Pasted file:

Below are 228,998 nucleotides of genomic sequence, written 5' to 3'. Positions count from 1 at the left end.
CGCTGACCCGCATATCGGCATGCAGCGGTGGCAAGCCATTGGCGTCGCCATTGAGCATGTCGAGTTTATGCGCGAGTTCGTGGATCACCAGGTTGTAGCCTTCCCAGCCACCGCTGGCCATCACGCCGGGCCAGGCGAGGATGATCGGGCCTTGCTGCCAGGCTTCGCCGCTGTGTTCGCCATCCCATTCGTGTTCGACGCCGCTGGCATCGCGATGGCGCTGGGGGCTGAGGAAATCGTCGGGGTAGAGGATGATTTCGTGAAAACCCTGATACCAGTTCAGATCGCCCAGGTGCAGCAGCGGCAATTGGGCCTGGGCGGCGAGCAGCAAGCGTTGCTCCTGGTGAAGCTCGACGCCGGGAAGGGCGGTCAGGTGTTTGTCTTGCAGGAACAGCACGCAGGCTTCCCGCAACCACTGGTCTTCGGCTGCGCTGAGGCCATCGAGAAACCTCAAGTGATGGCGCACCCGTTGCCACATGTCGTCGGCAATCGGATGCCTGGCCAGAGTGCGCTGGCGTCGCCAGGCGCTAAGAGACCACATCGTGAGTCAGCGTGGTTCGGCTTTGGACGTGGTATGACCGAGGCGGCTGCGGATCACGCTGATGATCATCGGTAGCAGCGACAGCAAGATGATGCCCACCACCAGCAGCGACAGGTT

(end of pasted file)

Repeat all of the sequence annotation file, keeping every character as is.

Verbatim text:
Below are 228,998 nucleotides of genomic sequence, written 5' to 3'. Positions count from 1 at the left end.
CGCTGACCCGCATATCGGCATGCAGCGGTGGCAAGCCATTGGCGTCGCCATTGAGCATGTCGAGTTTATGCGCGAGTTCGTGGATCACCAGGTTGTAGCCTTCCCAGCCACCGCTGGCCATCACGCCGGGCCAGGCGAGGATGATCGGGCCTTGCTGCCAGGCTTCGCCGCTGTGTTCGCCATCCCATTCGTGTTCGACGCCGCTGGCATCGCGATGGCGCTGGGGGCTGAGGAAATCGTCGGGGTAGAGGATGATTTCGTGAAAACCCTGATACCAGTTCAGATCGCCCAGGTGCAGCAGCGGCAATTGGGCCTGGGCGGCGAGCAGCAAGCGTTGCTCCTGGTGAAGCTCGACGCCGGGAAGGGCGGTCAGGTGTTTGTCTTGCAGGAACAGCACGCAGGCTTCCCGCAACCACTGGTCTTCGGCTGCGCTGAGGCCATCGAGAAACCTCAAGTGATGGCGCACCCGTTGCCACATGTCGTCGGCAATCGGATGCCTGGCCAGAGTGCGCTGGCGTCGCCAGGCGCTAAGAGACCACATCGTGAGTCAGCGTGGTTCGGCTTTGGACGTGGTATGACCGAGGCGGCTGCGGATCACGCTGATGATCATCGGTAGCAGCGACAGCAAGATGATGCCCACCACCAGCAGCGACAGGTT